Use an employee’s strengths – whether extroverted or introverted


There is a lot of talk lately about what it means to be extroverted or introverted. Sometimes it seems like society prefers one to the other. For instance, the outgoing, confident extrovert was valorised for a long time, but now the understated qualities of the introvert are getting a lot of appreciation.

The truth is that no matter where someone falls on this line, their qualities and characteristics can work for them – especially in the workplace.

Extroversion versus introversion

For a long time, the popular usage of the terms was just a way of saying whether you are outgoing or shy. There is more to it than that though. Without going into a long description, one way to differentiate between the types is to understand the difference in how different people recharge their energy levels.

Extroverts “recharge” by being in social situations. In other words it doesn’t mean extroverts can’t be stay in by themselves, they just feel energised from being around people. Introverts, however, need to go off quietly by themselves to recharge. So it is not that they can’t or dislike socialising, it’s just that too much of it drains their energy.

Now that we have a basic definition out the way, let’s take a look how being one or the other helps individuals in the workplace.

If someone is an introvert at work

The value of introverts is being more and more appreciated in a work environment.

While other people are clamouring to be heard, introverts listen and take more in, thinking about things deeply. Reflection and a rich inner life cultivate a minefield of ideas. If you are dealing with an introvert, accept that they have valuable viewpoints to share when the commotion has died down. Remember that someone shouldn’t have to be the loudest person in a room to be heard.

Introverts are also usually not impulsive when making important decisions, and tend to take a more collected approach when working on projects or with others. An introvert might enjoy quiet, solitary jobs like working with business finance, or creative ones such as graphic design.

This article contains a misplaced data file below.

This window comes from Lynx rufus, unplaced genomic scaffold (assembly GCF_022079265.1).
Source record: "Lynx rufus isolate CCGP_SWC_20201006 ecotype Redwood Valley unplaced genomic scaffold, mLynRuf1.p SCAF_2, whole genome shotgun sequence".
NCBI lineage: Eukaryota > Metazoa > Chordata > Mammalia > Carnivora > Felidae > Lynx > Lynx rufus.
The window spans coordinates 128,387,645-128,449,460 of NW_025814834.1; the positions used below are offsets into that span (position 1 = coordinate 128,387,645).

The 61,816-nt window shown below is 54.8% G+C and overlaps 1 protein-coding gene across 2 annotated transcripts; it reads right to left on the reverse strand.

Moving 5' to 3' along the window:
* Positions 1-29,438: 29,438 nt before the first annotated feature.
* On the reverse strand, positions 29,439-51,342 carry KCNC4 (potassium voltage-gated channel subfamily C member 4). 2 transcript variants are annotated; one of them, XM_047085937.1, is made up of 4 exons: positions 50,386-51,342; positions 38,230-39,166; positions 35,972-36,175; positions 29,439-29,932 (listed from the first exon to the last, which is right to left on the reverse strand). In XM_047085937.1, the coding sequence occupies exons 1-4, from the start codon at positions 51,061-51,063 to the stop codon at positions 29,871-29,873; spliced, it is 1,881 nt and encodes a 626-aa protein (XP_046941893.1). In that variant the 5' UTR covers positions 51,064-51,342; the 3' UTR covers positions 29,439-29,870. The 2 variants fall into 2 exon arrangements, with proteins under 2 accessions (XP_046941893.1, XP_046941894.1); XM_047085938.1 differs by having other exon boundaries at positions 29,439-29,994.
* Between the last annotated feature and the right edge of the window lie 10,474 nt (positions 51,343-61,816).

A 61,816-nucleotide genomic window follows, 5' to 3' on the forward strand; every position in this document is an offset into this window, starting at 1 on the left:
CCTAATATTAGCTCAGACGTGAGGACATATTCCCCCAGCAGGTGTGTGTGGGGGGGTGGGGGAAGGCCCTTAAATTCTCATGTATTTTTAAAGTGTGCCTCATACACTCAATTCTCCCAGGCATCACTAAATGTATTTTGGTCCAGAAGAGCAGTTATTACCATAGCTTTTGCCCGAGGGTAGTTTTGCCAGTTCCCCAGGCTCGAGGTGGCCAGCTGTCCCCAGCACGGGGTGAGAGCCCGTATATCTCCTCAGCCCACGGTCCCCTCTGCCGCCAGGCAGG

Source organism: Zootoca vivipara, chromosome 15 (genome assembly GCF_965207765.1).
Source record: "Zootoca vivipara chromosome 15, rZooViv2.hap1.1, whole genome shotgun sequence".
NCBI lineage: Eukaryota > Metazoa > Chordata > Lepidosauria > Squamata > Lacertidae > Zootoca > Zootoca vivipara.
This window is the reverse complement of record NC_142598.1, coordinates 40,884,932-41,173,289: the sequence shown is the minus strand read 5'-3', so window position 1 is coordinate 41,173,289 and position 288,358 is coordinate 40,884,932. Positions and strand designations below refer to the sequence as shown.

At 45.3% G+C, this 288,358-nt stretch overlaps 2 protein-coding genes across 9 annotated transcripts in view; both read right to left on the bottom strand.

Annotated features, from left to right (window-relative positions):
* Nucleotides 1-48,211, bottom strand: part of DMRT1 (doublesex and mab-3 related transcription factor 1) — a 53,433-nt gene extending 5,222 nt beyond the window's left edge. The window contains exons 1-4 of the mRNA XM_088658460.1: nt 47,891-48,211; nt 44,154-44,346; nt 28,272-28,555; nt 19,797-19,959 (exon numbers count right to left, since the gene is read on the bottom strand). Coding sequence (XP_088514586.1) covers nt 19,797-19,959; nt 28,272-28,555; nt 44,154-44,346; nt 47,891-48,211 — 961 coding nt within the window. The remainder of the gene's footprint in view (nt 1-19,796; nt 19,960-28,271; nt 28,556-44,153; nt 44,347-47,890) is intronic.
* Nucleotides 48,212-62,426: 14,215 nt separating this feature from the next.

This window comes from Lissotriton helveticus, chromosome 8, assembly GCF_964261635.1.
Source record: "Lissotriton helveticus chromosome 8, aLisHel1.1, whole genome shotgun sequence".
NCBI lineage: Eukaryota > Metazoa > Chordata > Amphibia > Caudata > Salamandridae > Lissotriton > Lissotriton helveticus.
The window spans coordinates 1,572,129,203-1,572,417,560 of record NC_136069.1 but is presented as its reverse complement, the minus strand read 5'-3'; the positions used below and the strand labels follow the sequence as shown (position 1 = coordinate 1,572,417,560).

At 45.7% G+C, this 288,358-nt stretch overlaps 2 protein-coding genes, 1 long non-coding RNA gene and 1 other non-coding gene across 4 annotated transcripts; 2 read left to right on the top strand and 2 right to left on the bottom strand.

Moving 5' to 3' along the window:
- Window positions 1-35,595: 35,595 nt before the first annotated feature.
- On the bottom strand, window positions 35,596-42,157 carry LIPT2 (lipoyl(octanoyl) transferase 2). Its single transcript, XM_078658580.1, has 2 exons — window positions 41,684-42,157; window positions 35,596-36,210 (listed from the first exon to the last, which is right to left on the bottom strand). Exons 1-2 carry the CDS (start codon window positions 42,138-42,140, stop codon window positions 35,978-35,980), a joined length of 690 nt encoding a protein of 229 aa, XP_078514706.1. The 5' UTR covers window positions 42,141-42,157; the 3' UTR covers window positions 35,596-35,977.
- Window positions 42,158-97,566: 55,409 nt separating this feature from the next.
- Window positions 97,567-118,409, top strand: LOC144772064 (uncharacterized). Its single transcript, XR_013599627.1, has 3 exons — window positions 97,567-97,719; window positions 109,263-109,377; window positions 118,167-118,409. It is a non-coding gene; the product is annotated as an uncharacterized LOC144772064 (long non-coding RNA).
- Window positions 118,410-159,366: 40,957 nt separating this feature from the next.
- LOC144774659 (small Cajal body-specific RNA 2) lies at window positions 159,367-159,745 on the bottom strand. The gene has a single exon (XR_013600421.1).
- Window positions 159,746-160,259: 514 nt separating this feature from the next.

If someone is an extrovert at work

By looking at a lot of the content online, you would think that there is far more support and interest for introverts these days. This is probably just a reaction to what was always seen as a bias towards extroversion. Being an extrovert doesn’t make someone an unthinking, insensible loudmouth though. There are many myths about extroverts, but extroverts can also have good ideas, be creative and work in a team.

Extroverts thrive on new stimuli. This means that if an extrovert is generally better at taking risks and driving change. While some people might not do well in an environment where there is a lot going on all at once, an extrovert is likely to revel in it. Networking also comes easier to the extrovert, and we all know how important networking is.

No matter where an employee falls on the spectrum there is a place for them to shine in the workplace. Then again, also try not to read too closely into personality types and theories. They can certainly be useful, but ultimately we are all multi-faced and complex beings.

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